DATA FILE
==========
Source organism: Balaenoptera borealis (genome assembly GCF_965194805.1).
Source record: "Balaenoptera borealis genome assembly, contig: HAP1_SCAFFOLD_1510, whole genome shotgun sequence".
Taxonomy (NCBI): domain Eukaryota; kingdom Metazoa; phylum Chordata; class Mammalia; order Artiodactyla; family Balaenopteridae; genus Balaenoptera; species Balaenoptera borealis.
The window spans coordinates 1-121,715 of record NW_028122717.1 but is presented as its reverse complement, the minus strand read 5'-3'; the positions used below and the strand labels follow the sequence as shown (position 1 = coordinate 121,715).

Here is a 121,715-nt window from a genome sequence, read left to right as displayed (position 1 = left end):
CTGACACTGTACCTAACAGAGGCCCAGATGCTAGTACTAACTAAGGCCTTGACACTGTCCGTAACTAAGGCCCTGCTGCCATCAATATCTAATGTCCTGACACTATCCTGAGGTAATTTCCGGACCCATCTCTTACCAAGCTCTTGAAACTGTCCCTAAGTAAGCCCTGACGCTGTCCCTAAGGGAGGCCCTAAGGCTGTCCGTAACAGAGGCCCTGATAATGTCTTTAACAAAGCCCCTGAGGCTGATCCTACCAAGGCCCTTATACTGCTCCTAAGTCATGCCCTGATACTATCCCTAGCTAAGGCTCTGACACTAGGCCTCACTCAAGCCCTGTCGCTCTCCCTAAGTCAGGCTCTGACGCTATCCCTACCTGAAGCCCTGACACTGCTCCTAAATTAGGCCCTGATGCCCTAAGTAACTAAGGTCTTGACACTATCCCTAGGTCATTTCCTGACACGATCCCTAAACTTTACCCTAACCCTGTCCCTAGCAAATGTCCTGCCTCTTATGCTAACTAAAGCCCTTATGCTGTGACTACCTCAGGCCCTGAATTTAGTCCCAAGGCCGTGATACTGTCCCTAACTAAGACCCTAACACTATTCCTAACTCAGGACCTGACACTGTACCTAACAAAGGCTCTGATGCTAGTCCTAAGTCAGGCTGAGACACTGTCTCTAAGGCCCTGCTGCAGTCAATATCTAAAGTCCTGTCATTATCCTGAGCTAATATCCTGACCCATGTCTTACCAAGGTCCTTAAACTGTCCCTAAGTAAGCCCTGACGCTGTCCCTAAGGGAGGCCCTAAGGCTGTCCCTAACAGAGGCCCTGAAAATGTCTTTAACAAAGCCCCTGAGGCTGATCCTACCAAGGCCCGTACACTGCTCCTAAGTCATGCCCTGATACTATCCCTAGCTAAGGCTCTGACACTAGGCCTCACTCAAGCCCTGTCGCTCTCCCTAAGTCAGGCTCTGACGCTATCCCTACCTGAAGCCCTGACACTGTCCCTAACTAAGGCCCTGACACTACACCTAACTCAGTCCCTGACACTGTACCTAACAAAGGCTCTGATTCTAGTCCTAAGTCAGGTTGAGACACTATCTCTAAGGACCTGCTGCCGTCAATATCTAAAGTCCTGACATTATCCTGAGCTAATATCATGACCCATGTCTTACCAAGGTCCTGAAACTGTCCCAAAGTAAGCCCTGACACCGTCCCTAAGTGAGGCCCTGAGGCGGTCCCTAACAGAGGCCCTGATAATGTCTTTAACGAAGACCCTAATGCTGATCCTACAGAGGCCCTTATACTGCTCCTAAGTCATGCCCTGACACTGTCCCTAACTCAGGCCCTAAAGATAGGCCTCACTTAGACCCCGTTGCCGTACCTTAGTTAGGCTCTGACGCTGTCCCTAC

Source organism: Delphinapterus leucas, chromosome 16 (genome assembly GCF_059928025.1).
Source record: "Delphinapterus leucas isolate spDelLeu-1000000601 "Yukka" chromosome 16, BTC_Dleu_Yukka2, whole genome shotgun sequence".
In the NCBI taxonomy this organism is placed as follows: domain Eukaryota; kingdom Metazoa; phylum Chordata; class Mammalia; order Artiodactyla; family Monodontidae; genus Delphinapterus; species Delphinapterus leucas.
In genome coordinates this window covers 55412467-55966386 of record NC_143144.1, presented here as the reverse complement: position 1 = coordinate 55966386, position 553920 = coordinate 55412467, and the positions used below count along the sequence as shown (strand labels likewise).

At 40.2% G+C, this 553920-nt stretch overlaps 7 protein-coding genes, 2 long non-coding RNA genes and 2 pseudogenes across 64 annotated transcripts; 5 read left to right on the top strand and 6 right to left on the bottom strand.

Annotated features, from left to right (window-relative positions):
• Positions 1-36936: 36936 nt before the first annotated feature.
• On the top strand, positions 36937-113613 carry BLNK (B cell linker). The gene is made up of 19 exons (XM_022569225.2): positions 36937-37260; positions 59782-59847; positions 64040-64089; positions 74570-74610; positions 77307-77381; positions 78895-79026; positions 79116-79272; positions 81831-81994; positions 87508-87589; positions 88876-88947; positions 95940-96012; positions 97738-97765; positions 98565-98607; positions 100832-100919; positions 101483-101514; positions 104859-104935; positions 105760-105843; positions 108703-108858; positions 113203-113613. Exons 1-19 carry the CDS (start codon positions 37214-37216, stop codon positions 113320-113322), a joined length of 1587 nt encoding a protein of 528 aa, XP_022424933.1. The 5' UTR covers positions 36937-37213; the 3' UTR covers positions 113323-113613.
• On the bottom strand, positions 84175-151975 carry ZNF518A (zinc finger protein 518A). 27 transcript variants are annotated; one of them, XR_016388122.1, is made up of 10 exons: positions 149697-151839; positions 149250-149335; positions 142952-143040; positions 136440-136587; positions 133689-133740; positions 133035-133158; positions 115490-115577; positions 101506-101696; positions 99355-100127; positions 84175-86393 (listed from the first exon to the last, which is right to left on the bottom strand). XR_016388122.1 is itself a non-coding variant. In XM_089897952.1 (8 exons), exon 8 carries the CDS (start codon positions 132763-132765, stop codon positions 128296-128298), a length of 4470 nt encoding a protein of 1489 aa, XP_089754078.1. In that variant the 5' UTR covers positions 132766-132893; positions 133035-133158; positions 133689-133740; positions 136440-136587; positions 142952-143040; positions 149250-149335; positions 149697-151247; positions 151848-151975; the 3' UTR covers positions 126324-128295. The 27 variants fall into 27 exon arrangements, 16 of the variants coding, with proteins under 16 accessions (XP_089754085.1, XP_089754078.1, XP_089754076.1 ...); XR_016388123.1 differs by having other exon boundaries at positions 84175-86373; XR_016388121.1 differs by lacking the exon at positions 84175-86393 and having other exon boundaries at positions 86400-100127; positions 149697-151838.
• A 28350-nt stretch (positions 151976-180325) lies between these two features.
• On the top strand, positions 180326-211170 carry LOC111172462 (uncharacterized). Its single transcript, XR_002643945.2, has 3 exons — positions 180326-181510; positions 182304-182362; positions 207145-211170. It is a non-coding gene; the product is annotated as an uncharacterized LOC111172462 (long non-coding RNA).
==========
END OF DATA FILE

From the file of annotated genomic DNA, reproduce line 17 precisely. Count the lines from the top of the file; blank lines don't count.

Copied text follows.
• On the top strand, positions 180326-211170 carry LOC111172462 (uncharacterized). Its single transcript, XR_002643945.2, has 3 exons — positions 180326-181510; positions 182304-182362; positions 207145-211170. It is a non-coding gene; the product is annotated as an uncharacterized LOC111172462 (long non-coding RNA).